How I Started: The Yearning for a Smaller, Slower Life. (Also Known As: How I Really, Really Messed up Everything and Barely Made it Back from the Brink.)

Aizuwakamatsu Castle – Fukushima prefecture

I wasn’t even a year out of college and I knew I had life all figured out.

I’d graduated from UC Berkeley with a pretty darn good GPA as an English major and had been hired on with a fundraising consulting firm in Calabasas – a rich, suburby part of Los Angeles (and yes, that’s where the Kardashians live). I quickly got promoted to Director of Operations and was making more money than I knew what to do with. An old high school friend — we’ll call him C from here on out — had connected with me recently and sparks had flown.

From all angles, it looked like I was poised for a happy, fulfilling life.

Wrong, wrong, wrong.

My boss was manipulative and passive aggressive, and I walked out of a big-name charity event one day, never to return. C dumped me after not being able to handle my controlling neediness and undealt-with rage. My roommate and I had a big argument and I ended up moving into my dad’s apartment, where my cat and I slept on the bed and he slept on the floor.

I might look fine to you here, but the truth is that I was a compulsive drinker, smoker and overworker, and struggled on and off with an eating disorder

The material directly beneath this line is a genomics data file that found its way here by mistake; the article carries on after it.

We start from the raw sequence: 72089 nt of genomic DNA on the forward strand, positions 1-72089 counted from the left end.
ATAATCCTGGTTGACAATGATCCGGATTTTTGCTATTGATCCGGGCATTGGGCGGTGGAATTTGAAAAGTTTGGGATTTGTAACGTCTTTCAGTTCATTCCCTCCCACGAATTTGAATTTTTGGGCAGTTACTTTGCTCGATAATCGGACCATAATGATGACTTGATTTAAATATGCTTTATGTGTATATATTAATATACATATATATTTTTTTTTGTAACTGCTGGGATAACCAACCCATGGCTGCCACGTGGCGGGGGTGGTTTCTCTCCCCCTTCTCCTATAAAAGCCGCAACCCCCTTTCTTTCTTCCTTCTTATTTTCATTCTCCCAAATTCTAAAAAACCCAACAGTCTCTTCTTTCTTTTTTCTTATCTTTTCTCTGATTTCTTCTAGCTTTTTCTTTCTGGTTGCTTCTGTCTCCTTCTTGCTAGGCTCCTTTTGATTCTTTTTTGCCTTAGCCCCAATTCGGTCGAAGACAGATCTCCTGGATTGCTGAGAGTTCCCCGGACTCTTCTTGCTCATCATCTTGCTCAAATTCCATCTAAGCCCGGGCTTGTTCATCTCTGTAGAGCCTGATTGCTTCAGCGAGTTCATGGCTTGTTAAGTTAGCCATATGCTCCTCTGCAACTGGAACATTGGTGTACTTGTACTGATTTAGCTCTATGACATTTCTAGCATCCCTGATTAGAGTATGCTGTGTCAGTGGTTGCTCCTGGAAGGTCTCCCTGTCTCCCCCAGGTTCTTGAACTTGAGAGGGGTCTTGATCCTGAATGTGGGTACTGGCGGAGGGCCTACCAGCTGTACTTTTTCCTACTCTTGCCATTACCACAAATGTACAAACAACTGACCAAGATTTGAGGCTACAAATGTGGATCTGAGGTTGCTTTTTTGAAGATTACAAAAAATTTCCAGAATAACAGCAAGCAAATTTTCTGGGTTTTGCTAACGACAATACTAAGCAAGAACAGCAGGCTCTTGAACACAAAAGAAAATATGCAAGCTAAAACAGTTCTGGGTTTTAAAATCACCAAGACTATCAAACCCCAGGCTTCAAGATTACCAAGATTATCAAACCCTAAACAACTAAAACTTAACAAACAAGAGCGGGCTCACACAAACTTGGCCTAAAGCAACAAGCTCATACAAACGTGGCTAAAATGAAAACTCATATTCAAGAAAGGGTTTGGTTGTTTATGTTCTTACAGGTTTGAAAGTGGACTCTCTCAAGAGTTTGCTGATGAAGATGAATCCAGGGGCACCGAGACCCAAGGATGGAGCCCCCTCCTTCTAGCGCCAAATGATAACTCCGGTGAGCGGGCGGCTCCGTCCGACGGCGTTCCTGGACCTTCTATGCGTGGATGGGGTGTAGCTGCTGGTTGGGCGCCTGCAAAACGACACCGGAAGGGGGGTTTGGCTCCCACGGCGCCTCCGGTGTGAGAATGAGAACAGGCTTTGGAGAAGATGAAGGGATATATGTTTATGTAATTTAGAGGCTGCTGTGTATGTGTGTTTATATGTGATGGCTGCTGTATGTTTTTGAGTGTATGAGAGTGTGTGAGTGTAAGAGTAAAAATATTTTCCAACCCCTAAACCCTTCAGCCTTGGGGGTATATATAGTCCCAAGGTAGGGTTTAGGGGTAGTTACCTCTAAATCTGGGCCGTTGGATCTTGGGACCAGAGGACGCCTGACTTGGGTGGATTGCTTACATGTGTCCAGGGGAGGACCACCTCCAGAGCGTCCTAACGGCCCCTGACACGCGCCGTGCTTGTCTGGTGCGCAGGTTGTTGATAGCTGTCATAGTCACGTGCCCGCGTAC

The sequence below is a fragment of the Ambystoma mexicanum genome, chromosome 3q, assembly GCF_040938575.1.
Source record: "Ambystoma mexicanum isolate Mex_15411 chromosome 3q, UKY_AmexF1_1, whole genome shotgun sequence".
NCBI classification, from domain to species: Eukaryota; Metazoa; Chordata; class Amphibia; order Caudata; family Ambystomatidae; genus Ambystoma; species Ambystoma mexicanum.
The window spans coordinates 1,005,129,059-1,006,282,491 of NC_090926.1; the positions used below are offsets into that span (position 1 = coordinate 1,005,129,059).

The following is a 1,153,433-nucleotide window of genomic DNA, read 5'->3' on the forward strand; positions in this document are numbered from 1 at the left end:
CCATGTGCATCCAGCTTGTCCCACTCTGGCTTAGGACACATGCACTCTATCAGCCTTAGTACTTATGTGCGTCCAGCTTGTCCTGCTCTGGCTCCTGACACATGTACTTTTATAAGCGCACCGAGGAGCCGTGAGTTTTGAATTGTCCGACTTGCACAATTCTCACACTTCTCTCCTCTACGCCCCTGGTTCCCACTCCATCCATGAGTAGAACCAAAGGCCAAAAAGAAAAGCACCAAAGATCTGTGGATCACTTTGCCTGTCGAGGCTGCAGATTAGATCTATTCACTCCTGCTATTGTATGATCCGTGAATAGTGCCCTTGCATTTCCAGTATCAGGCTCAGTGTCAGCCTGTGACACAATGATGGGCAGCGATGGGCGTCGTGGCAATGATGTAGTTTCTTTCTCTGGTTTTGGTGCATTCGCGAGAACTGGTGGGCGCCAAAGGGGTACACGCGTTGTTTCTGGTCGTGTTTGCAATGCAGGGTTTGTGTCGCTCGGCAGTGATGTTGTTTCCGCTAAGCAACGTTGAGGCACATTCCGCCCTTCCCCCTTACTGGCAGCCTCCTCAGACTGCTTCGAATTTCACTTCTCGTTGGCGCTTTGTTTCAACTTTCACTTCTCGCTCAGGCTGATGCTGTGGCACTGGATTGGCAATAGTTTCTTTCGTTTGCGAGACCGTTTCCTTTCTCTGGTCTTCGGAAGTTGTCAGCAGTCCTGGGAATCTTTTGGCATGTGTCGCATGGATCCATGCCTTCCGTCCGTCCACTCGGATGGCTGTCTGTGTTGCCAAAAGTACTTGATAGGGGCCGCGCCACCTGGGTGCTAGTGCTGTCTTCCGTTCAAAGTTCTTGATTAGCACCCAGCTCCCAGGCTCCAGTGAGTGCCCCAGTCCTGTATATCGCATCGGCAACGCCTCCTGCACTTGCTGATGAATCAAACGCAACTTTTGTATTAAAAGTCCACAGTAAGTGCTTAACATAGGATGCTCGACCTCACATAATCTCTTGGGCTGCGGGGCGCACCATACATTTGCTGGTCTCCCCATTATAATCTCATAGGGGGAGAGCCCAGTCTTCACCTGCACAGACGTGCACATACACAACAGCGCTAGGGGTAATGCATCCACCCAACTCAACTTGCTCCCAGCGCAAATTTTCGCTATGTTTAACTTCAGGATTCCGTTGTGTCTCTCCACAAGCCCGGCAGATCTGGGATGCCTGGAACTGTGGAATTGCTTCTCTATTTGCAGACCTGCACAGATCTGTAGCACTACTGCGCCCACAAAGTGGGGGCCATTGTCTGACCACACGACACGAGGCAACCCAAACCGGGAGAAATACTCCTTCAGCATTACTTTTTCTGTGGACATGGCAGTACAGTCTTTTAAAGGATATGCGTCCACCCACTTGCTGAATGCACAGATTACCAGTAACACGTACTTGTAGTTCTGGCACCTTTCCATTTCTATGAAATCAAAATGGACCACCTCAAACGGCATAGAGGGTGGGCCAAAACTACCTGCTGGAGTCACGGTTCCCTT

From there, it only got worse. I tried to meet good guys, but I kept dating losers. I got promoted at every job I had but always ended up miserable and on the verge of losing it. I smoked cigarettes, drank too much, and exhausted my friends with all of the times I bottomed out.

Finally, in 2008, it happened.

I was dating my boss, who was also living with me (but somehow, I’d ended up paying the rent). We drank too much and fought like crazy – someone was always leaving the other one; things were always being shattered against the wall. My dog used to cower under the table if she even anticipated that we’d begun fighting.

It all collapsed. I blew it with a major client at work, and the owner came down on me, hard. My boyfriend and I had our most explosive fight ever, when I took the keys to his car so he wouldn’t drive and hid them in a planter outside. I sat on the roof of my building while my dog whimpered slightly and all the cars on Wilshire rushed by, oblivious to my pain.

How the hell had I fucked it all up?

Later that night, I sat in the emergency room at UCLA. I’d love to say that it was the first time I’d been there for a kind of mental-breakdown-situation, but sadly, it wasn’t. The doctor, a kind man named Felipe, looked me over and asked me a bunch of questions.

“Do you really want to hurt yourself?”
“Do you think there’s something wrong with you?”

Later he said to me, “I hate to break this to you, but there’s nothing wrong with you. You’re intelligent, and you’re miserable. Truth be told, I think you need to break it off with this boyfriend of yours. Change the locks, move out – whatever you need to do. And while you’re at it, quit that job. There are plenty of jobs out there for someone as talented as you. Third, spend some time with your family and friends.” He looked over at my friends Elizabeth and Marianne, who had come with me. “These people care about you. Maybe they can help you take apart this distorted view you have about yourself.”

“I can’t quit my job,” I said. “I’m like, really  important there.”